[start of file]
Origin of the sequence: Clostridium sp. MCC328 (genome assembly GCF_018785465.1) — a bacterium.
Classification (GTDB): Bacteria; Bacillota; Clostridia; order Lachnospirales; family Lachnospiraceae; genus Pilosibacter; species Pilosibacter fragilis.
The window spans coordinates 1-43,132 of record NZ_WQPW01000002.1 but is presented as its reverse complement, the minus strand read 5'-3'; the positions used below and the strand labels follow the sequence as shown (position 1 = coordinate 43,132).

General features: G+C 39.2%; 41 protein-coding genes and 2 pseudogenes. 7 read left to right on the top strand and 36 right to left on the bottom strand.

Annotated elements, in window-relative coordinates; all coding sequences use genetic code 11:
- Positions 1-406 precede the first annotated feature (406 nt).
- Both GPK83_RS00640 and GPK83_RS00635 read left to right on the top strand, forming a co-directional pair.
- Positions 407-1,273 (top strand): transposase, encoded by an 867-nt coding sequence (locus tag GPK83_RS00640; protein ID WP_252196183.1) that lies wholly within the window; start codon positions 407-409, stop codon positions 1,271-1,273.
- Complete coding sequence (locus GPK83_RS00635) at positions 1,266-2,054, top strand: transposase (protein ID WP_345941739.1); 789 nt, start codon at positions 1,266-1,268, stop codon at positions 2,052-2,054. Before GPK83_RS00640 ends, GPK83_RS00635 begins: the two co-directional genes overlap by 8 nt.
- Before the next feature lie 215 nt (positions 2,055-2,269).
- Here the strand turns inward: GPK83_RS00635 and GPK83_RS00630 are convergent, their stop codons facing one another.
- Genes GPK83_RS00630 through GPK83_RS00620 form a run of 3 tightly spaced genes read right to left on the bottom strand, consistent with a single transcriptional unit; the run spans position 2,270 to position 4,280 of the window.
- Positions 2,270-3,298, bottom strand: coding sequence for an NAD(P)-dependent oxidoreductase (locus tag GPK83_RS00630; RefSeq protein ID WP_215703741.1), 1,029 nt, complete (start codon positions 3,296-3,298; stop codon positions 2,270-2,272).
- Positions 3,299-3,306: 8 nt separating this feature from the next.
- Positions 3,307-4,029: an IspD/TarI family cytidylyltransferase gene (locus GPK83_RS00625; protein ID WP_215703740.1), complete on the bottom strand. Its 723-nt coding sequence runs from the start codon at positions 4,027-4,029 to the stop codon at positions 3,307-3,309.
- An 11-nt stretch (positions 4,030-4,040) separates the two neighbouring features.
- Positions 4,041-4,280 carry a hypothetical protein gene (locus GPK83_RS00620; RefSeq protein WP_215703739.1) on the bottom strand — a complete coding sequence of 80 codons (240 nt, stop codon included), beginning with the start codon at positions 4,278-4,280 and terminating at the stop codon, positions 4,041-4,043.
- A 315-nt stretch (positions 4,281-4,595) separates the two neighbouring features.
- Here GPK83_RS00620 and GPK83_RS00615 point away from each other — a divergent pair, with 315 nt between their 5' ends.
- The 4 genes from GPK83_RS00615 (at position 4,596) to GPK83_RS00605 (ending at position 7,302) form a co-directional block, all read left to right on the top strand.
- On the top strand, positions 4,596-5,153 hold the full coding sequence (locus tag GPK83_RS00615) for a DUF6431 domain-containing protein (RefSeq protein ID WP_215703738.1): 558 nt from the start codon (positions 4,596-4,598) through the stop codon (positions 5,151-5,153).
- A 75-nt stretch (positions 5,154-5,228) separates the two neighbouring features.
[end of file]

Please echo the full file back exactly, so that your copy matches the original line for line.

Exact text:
Origin of the sequence: Clostridium sp. MCC328 (genome assembly GCF_018785465.1) — a bacterium.
Classification (GTDB): Bacteria; Bacillota; Clostridia; order Lachnospirales; family Lachnospiraceae; genus Pilosibacter; species Pilosibacter fragilis.
The window spans coordinates 1-43,132 of record NZ_WQPW01000002.1 but is presented as its reverse complement, the minus strand read 5'-3'; the positions used below and the strand labels follow the sequence as shown (position 1 = coordinate 43,132).

General features: G+C 39.2%; 41 protein-coding genes and 2 pseudogenes. 7 read left to right on the top strand and 36 right to left on the bottom strand.

Annotated elements, in window-relative coordinates; all coding sequences use genetic code 11:
- Positions 1-406 precede the first annotated feature (406 nt).
- Both GPK83_RS00640 and GPK83_RS00635 read left to right on the top strand, forming a co-directional pair.
- Positions 407-1,273 (top strand): transposase, encoded by an 867-nt coding sequence (locus tag GPK83_RS00640; protein ID WP_252196183.1) that lies wholly within the window; start codon positions 407-409, stop codon positions 1,271-1,273.
- Complete coding sequence (locus GPK83_RS00635) at positions 1,266-2,054, top strand: transposase (protein ID WP_345941739.1); 789 nt, start codon at positions 1,266-1,268, stop codon at positions 2,052-2,054. Before GPK83_RS00640 ends, GPK83_RS00635 begins: the two co-directional genes overlap by 8 nt.
- Before the next feature lie 215 nt (positions 2,055-2,269).
- Here the strand turns inward: GPK83_RS00635 and GPK83_RS00630 are convergent, their stop codons facing one another.
- Genes GPK83_RS00630 through GPK83_RS00620 form a run of 3 tightly spaced genes read right to left on the bottom strand, consistent with a single transcriptional unit; the run spans position 2,270 to position 4,280 of the window.
- Positions 2,270-3,298, bottom strand: coding sequence for an NAD(P)-dependent oxidoreductase (locus tag GPK83_RS00630; RefSeq protein ID WP_215703741.1), 1,029 nt, complete (start codon positions 3,296-3,298; stop codon positions 2,270-2,272).
- Positions 3,299-3,306: 8 nt separating this feature from the next.
- Positions 3,307-4,029: an IspD/TarI family cytidylyltransferase gene (locus GPK83_RS00625; protein ID WP_215703740.1), complete on the bottom strand. Its 723-nt coding sequence runs from the start codon at positions 4,027-4,029 to the stop codon at positions 3,307-3,309.
- An 11-nt stretch (positions 4,030-4,040) separates the two neighbouring features.
- Positions 4,041-4,280 carry a hypothetical protein gene (locus GPK83_RS00620; RefSeq protein WP_215703739.1) on the bottom strand — a complete coding sequence of 80 codons (240 nt, stop codon included), beginning with the start codon at positions 4,278-4,280 and terminating at the stop codon, positions 4,041-4,043.
- A 315-nt stretch (positions 4,281-4,595) separates the two neighbouring features.
- Here GPK83_RS00620 and GPK83_RS00615 point away from each other — a divergent pair, with 315 nt between their 5' ends.
- The 4 genes from GPK83_RS00615 (at position 4,596) to GPK83_RS00605 (ending at position 7,302) form a co-directional block, all read left to right on the top strand.
- On the top strand, positions 4,596-5,153 hold the full coding sequence (locus tag GPK83_RS00615) for a DUF6431 domain-containing protein (RefSeq protein ID WP_215703738.1): 558 nt from the start codon (positions 4,596-4,598) through the stop codon (positions 5,151-5,153).
- A 75-nt stretch (positions 5,154-5,228) separates the two neighbouring features.